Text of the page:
I look back and wish I would have slapped them!
The doctors were closely watching Kellisa’s hydrocephalus. She needed to reach four pounds to have the best odds at a successful shunt placement. Kellisa continued to grow and at three months, she finally weighed in at four pounds. A shunt would be placed to drain the extra fluid in Kellisa’s brain through a tube that would drain into her stomach cavity where the fluid would be reabsorbed by her body.
Kellisa had never left the NICU and we went through our pre-surgery ritual before she was wheeled away for her second surgery. We ate fast and quickly returned to the waiting area even though we knew this surgery would last at least a couple of hours. It never gets easier and every second seems like hours when you don’t know how your baby is doing in surgery.
We were called to a phone and a nurse told us that Kellisa did great, the doctor was finishing up and would be out shortly.
The neurosurgeon appeared and filled us in with greater details. He told us the shunt was placed in the back of her head with the tubing running down her neck to her stomach. He also told us that they had to make an incision in her stomach to make sure the end was in a preferable place. Lastly, we were told that we could see her once she was moved to recovery.
When we were allowed back, Kellisa was still sleeping. Her head was completely wrapped with bandages. She looked like a mummy. Her stomach also had large bandage. It should have been horrifying to see Kellisa like this, but it was a huge relief as we were starting to allow ourselves to think Kellisa was going to make it if she could just get to the point of having a shunt. And now she had her shunt.
Kellisa was quickly recovering and doing great in the days following her shunt placement. Lisa’s sister was getting married the following weekend and we didn’t think we could attend together. I wanted Lisa to go alone, but I didn’t know if she could leave Kellisa to have a good time, even for just a few hours. We had been by her side constantly for three months. We had the feeling that the hospital had never encountered parents that refused to leave before. We were living at the hospital.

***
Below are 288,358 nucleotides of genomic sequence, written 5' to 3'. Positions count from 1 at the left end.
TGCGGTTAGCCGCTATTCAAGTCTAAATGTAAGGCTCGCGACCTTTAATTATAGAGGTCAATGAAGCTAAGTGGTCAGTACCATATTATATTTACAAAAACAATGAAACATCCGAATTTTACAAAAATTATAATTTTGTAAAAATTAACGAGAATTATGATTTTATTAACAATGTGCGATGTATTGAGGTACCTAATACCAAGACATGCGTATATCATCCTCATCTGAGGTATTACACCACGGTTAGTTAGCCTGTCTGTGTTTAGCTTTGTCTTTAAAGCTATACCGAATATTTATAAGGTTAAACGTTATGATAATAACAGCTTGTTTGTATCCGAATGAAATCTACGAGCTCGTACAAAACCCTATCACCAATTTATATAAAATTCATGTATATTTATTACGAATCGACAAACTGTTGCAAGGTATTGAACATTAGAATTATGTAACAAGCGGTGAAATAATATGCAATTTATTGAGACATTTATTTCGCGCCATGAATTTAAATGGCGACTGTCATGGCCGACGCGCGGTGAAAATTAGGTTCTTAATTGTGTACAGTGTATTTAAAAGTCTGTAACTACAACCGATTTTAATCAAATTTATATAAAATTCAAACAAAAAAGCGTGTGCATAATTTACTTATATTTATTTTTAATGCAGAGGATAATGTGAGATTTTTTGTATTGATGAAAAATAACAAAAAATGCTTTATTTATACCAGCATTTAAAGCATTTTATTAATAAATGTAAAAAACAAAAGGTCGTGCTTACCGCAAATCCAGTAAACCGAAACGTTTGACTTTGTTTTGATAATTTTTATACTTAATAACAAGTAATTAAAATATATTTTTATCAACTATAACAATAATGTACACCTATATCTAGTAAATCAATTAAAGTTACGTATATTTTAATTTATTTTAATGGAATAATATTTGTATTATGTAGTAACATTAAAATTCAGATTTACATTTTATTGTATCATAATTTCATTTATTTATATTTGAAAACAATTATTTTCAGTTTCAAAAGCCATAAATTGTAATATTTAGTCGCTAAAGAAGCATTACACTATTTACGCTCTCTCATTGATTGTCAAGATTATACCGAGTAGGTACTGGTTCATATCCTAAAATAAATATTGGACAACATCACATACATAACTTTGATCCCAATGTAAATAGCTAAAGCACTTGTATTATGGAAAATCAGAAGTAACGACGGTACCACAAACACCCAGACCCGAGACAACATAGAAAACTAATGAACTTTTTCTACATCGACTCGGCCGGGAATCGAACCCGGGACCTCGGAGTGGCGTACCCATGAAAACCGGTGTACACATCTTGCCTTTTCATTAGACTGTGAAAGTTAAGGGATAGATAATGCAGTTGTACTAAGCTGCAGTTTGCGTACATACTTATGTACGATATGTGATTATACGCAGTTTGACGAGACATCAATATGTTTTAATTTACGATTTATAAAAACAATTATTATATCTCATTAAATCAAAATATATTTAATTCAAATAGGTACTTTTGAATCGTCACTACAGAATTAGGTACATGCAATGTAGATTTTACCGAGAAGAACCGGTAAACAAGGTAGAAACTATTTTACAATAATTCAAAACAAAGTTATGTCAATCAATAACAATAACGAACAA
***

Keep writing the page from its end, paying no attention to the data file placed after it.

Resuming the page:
The nurses tried unsuccessfully to get us to go home to rest and recharge many times before finally giving up. We did start to leave the hospital once a week to eat dinner together at a real restaurant. The nurses knew the wedding was approaching and we were told to go together. Kellisa was doing great and it would be good for us to get out and spend the evening at the wedding.
Reluctantly, we agreed. We made it through the wedding ceremony and a couple of hours into the reception before a nurse tracked us down. We were told, “Kellisa’s head is caving in and you need to get to the hospital”.
We had no idea what was going on or how bad it was, but we were definitely thinking the worst. Kellisa was now in the third and final NICU and we thought we were past these kinds of scares. Still dressed from the wedding, we scrubbed up and rushed to see Kellisa. The nurse who called us was by Kellisa’s side. We could see the entire top of Kellisa’s head was collapsed. Nothing could have prepared us for this new sight.
Kellisa’s head had never looked like this and no one ever warned us that a head cave-in was even a possibility. The shunt was obviously draining too much fluid causing her soft spot to collapse. It was late on a weekend night, but a neurosurgeon eventually checked on Kellisa and assured us that she would be OK. He thought different positioning would help. Kellisa’s head eventually balanced and went back to normal.
A few more weeks passed by when rumblings of going home started. Lisa and I had to take an infant CPR class. I had to bring in her car seat to verify it met all safety standards. A nurse also had to show us the proper way to use the car seat and make sure it would fit tiny Kellisa. We had to pack a dozen hospital baby blankets around Kellisa so she could fit properly. She was barely 5 pounds.
We were taught how to hook up monitors that we would take home with Kellisa and what to do when they alarmed. We also learned how to hookup and change oxygen cylinders. Kellisa would be going home with her own little portable NICU setup.
Back on May 23, 1999, I think there was only one person who knew this day would eventually arrive. That person was Kellisa herself, our little warrior! The date was September 13, 1999. After 113 days, Kellisa was being discharged from the hospital.
Before we left the hospital, the neonatologist on duty was the same doctor who told me, “The girls are alive”.
We never asked anyone to give us odds of Kellisa’s survival during her entire time in the NICU and no one offered their opinions. When Kellisa was officially discharged, I asked the doctor if he remembered the day Kellisa was born and he answered, “Yes, very vividly”.
I then asked, “What would you have said if I asked you at that time what you thought the odds of Kellisa ever going home were?”
Without hesitation, he answered, “I would have said 5% just to give you some hope to hang on to. Based on 20 years and thousands of babies in my NICU, I didn’t think Kellisa had any chance to survive”.